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Llyn Geirionydd

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Llyn Geirionydd

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Llyn Geirionydd. Photograph by Dot Potter
This image is licensed under the Creative Commons Attribution ShareAlike License v. 2.5

Llyn Geirionydd lies in a valley in North Wales where the northern edge of the Gwydyr Forest meets the lower slopes of the Carneddau mountains. The lake is almost a mile long and covers an area of 45 acres, but is never any deeper than 50 ft according to Jehu’s survey (see references). The lake can be reached by car from Trefriw or Llanrwst in the Conwy valley, the lane passing through the hamlet of Llanrhychwyn, or from the road through the Gwydir Forest. Access is not particularly easy by either route, but this has not stopped the lake being the only one designated in Snowdonia to permit power boats and water skiing. Many visitors also walk to the lake from the village of Trefriw (it is on one of the Trefriw Trail routes) or from the neighbouring lake of Llyn Crafnant, which runs parallel to it, but a mile distant, the two being separated by Mynydd Deulyn – “mountain of the two lakes”.

The lake has a car park (with toilets) and the location is very popular in the summer. This car park site was once a waste tip site for the Pandora mine above, and indeed the planting of conifers in the area of the lake has considerably softened the effects of mining. There are few, if any, fish in the lake, and this, it is believed, is the result of the poisoning of the waters from the adjacent metal mines.

Afon Geirionydd, the outflow of Llyn Geirionydd, flows down a steep gorge which is popular for gorge walking. At the bottom of this gorge are the remains of Klondyke Mill, which was powered by water from the river. This mill, apart from processing its own metals (which did not amount to much) also received lead and zinc ore from the Pandora mine, and the route of the tramway from that mine ran partly along the route of the lakeside road (which did not exist at the time), and can be clearly seen running between the road and the lake along the northern half of the lake where the road rises somewhat. This tramway continues to a point above Klondyke mill, from where wagons entered the mine via an aerial ropeway. This last part of the tramway is a right of way which runs above the valley, eventually reaching Trefriw. Below Klondyke Mill Afon Geirionydd joins Afon Crafnant, the outflow from neighbouring Llyn Crafnant, which itself is a tributary of the River Conwy.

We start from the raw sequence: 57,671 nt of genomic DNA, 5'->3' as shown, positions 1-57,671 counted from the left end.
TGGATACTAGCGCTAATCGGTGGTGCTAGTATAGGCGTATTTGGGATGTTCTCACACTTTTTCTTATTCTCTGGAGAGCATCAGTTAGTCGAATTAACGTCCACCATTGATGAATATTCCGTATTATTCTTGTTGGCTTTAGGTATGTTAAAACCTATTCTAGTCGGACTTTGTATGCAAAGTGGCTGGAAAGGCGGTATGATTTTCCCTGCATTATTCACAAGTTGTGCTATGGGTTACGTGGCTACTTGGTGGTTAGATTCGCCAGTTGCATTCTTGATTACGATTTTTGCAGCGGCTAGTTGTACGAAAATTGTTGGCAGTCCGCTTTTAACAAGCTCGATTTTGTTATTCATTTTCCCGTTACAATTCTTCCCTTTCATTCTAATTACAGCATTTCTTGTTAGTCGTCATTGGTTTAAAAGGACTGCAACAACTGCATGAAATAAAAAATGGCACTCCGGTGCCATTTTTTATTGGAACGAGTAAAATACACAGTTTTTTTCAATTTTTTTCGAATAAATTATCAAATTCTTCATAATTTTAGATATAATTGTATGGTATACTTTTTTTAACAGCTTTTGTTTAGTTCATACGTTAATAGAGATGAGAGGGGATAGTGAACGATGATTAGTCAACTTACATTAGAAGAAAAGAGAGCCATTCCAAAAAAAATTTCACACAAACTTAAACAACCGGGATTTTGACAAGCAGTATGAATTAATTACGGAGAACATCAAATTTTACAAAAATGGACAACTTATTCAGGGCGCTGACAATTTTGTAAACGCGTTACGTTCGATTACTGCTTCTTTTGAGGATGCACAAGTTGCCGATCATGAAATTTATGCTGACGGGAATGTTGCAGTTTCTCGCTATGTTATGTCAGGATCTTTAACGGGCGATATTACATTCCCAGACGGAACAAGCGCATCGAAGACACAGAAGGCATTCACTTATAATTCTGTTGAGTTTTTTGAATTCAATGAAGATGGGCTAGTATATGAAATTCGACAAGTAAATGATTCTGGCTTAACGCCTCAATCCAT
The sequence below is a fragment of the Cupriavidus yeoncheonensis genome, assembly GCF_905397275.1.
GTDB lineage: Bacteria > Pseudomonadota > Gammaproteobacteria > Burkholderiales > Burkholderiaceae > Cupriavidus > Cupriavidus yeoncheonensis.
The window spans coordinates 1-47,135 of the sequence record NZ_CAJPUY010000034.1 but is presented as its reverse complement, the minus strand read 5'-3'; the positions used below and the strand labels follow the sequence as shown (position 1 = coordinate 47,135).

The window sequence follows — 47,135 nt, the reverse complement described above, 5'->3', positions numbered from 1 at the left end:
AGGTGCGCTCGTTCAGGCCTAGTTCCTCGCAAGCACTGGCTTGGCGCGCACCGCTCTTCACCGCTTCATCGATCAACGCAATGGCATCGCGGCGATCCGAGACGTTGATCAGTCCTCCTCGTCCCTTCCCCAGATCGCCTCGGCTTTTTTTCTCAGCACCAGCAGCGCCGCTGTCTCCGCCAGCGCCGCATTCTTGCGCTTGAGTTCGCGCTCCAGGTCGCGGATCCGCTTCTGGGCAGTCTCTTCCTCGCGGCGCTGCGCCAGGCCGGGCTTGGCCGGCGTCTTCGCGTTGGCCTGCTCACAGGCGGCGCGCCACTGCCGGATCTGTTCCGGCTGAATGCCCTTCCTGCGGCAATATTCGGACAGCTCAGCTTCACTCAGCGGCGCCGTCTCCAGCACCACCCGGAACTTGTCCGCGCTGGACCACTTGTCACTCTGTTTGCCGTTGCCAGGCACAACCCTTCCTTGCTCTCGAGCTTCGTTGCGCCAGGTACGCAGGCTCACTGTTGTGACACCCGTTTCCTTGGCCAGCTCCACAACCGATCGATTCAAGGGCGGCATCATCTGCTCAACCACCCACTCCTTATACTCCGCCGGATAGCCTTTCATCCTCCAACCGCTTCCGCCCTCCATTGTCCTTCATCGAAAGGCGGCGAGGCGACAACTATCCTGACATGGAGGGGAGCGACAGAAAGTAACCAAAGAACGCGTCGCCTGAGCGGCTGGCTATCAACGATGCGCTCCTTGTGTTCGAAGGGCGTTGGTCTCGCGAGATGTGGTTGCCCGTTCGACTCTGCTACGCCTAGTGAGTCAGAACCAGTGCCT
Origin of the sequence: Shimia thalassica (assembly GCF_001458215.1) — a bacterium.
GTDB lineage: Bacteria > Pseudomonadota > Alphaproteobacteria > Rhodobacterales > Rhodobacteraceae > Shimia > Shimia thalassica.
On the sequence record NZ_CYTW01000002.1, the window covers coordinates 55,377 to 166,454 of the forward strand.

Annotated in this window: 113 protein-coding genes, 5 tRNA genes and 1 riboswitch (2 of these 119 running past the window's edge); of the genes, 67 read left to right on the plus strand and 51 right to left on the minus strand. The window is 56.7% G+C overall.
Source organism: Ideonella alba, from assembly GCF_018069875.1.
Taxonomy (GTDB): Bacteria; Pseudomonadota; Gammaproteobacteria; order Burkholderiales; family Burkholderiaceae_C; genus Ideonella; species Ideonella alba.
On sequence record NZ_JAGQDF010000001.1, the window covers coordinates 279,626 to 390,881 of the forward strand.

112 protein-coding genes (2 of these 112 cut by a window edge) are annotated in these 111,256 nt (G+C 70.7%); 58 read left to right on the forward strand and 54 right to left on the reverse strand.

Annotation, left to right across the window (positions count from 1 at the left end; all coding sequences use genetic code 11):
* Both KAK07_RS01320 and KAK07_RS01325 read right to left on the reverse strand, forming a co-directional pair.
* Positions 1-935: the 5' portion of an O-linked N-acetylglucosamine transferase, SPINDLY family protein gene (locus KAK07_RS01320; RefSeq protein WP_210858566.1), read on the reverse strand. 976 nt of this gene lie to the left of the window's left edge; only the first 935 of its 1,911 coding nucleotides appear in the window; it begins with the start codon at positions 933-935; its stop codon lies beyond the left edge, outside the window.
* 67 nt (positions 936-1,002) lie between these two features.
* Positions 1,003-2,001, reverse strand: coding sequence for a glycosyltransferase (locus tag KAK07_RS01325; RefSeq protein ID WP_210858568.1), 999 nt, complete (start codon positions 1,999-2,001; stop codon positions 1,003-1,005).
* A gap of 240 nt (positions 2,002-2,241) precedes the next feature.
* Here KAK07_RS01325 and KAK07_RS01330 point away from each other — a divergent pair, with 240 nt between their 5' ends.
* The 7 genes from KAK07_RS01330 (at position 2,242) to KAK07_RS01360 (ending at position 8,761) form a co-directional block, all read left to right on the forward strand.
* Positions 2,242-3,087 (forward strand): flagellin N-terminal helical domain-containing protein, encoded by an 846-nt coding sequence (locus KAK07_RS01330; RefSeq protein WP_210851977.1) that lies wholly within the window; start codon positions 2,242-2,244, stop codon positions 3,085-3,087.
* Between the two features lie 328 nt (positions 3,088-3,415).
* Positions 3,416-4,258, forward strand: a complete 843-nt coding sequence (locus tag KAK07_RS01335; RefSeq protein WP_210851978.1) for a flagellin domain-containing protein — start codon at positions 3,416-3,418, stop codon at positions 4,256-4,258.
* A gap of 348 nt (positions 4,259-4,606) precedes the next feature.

The current road follows what some believe to be part of Sarn Helen, the Roman road which ran southwards from the fort at Caerhun (between Trefriw and Conwy) to the fort at Tomen-y-mur (near Trawsfynydd), and beyond, ultimately reaching Moridunum at Carmarthen.

The nearest settlement to Llyn Geirionydd is the hamlet of Llanrhychwyn, which has connections with Llywelyn Fawr, a Welsh Prince, who had a hunting lodge in Trefriw, but who used Llanrhychwyn church, regarded by many to be the oldest church in Wales.

Literary Connections
Llyn Geirionydd has a number of literary connections -

Ieuan Glan Geirionydd (1795 – 1855) was born on the banks of Afon Geirionydd, and he was renowned for his poetry and hymns.

Taliesin (c. 534–c.599), was a 6th century Welsh bard, and the earliest poet of the Welsh language whose work has survived. He was an inhabitant of the area, namely living on the shores of Llyn Geirionydd, and this is also where many say he is buried. The Red Book of Hergest XVII contains the line - "I being Taliesin, from the borders of the lake of Geirionnydd." Some sources claim that he was also born in this area, but it is more likely that he was born in Powys, as demonstrated by the contemporary poems to Cynan Garwyn, King of Powys.

John Roberts (1828-1904) was a native of neighbouring Trefriw, and he used that name in his job as a printer and bookseller. In Eisteddfods he would assume the bardic name of Gwilym Cowlyd. He was critical of the Anglicization of the Eisteddfods and in 1865 he founded a separate festival to rival the big National Eisteddfod, and called it Arwest Glan Geirionydd (‘Music Festival on the Banks of the River Geirionydd’), and the meeting point was Bryn y Caniadau (hill of verse). The Taliesin Memorial by Llyn Geirionydd commemorates these Eisteddfods, although the memorial is not actually on Bryn y Caniadau itself (which is a little further back from the lake).

David Francis (1865-1929) made his name as “The Blind Harpist of Meirion” at these alternative Eisteddfods.

(Note that some sources retain the older spelling of Geirionydd, i.e. with two n's)


 

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